Whether you get a prenup or not, talking about money is essential

There are a number of advantages to getting a prenuptial agreement before you get married, even if you're just starting out and haven't accumulated a lot of assets that you're concerned about protecting. One of these is that it forces couples to talk about money.

Divergent attitudes toward issues involving money have torn apart many marriages. That's why it's important to know that you and your partner have similar views about it.

The "money talk" should lead to talk about your goals for the future. Do they involve going to graduate school, having children, traveling the world or giving to charity? Do you have student loans or credit card debt to pay off, and, if so, where do you prioritize that? Do you believe in saving for the future or living for today?

The three areas that create the most conflict for couples who argue over money are:

-- Saving vs. spending-- Debt-- Money management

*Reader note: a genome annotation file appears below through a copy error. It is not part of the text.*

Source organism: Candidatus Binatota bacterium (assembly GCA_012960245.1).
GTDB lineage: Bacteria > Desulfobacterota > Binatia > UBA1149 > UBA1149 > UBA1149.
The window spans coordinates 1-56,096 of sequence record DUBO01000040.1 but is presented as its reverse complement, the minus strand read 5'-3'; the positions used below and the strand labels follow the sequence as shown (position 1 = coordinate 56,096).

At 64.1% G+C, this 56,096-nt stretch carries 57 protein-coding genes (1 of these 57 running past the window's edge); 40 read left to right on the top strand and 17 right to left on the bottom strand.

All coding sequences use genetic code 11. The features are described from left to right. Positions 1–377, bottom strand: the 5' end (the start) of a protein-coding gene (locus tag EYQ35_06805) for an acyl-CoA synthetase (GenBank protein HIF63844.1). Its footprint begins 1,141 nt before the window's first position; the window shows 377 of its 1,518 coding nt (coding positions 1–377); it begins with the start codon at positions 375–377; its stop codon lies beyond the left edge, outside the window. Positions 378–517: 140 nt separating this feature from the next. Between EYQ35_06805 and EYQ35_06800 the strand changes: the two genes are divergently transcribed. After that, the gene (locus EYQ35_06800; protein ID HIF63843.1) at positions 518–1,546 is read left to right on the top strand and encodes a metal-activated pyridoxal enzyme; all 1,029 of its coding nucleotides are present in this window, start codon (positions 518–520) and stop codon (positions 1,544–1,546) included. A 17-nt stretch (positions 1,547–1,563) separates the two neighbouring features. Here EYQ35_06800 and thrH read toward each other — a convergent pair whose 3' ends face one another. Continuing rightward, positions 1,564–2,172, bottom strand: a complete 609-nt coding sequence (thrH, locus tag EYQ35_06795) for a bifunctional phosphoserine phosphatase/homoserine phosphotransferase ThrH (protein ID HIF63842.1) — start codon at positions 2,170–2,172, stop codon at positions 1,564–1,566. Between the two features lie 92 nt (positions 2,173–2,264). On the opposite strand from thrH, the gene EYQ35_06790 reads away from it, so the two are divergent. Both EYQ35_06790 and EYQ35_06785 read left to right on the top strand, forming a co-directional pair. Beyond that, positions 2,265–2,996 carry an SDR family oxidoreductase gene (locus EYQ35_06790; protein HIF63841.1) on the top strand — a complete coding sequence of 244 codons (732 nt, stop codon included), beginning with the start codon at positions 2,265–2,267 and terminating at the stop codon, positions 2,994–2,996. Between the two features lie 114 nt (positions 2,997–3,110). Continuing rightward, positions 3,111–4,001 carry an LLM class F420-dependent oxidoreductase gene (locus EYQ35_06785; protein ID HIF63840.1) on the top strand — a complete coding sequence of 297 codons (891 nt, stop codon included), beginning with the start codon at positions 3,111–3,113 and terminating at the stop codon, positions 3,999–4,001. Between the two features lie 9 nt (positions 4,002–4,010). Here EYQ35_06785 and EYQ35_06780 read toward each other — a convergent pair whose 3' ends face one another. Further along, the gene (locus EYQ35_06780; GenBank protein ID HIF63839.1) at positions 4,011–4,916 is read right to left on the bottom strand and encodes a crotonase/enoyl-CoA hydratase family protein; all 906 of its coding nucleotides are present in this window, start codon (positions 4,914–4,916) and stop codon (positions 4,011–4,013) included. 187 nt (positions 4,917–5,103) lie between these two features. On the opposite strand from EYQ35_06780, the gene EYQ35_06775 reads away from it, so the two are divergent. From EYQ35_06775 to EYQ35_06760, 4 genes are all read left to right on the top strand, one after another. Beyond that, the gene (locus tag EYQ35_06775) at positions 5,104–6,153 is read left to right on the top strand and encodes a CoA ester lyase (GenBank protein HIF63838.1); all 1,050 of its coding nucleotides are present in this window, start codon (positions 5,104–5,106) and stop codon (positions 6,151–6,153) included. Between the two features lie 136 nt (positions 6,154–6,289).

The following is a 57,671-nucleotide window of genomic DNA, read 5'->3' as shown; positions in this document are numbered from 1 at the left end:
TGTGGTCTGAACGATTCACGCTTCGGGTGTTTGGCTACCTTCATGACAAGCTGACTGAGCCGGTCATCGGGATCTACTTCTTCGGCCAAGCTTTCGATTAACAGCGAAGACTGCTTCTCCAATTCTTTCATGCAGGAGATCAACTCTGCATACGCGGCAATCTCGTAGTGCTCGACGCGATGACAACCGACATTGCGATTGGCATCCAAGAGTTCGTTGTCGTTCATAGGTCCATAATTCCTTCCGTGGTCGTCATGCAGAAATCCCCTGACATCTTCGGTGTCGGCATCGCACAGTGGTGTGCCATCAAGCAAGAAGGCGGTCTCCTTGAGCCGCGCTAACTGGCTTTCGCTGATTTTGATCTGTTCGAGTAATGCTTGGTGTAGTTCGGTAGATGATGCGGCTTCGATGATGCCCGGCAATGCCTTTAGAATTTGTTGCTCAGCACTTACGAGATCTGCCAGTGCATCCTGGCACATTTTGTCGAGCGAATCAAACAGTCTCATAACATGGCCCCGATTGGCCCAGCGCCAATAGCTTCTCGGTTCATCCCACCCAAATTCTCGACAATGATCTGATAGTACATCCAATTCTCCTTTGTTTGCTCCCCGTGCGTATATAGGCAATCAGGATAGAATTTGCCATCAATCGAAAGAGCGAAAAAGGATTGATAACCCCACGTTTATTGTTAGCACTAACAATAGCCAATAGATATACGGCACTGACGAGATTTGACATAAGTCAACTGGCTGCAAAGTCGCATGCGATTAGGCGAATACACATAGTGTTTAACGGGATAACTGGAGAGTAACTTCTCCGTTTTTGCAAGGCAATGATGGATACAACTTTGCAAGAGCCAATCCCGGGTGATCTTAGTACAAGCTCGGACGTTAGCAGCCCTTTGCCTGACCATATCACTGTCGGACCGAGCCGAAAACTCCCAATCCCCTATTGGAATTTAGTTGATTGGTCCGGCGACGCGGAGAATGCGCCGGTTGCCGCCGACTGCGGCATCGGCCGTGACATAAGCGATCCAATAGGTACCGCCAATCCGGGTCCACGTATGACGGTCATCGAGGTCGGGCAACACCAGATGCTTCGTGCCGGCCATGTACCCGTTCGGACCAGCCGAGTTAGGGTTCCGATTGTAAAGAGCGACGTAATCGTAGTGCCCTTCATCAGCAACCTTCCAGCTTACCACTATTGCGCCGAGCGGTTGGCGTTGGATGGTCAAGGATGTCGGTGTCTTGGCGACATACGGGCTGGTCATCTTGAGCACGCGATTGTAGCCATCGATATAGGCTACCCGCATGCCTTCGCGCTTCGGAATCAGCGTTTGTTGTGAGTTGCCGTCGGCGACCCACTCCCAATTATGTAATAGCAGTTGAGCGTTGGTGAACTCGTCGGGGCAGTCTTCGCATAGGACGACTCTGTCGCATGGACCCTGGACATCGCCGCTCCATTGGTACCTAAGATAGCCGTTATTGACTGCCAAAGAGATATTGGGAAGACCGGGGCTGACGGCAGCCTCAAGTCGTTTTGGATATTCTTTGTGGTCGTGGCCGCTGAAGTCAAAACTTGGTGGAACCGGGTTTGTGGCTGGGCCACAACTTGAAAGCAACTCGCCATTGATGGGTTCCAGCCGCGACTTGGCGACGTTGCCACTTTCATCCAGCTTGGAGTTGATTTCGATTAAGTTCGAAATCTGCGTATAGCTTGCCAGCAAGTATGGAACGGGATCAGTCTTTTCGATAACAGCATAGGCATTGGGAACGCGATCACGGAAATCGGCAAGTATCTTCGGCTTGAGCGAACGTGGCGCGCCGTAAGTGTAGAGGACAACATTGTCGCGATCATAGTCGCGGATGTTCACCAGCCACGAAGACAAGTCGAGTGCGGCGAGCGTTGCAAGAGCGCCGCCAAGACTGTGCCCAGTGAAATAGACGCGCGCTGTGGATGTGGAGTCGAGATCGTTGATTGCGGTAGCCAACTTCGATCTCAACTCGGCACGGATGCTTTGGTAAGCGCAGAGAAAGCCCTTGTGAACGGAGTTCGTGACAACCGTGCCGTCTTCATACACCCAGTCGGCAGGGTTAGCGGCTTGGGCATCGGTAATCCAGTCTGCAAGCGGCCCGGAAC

The "money talk" is a good time to work out a budget for yourselves as you begin your life together. This is a chance to put all of your cards on the table. How much money do you make? What are your monthly expenses and how will these change after you move in together (assuming that you haven't already)? How much of your income goes to paying off loans and other debt? Do you have income from investments, government benefits or other sources? Do you have retirement plans? Do you have substantial medical bills?

If you're having trouble getting up the nerve to ask your partner for a prenup, this is a good way to lead into that conversation. While talking about money isn't the most enjoyable part of wedding planning, it's an essential one. It can also spare you considerable conflict down the road.

Source: Los Angeles Times, "Talk about money before saying 'I do'," Kurt Smith, May 14, 2016

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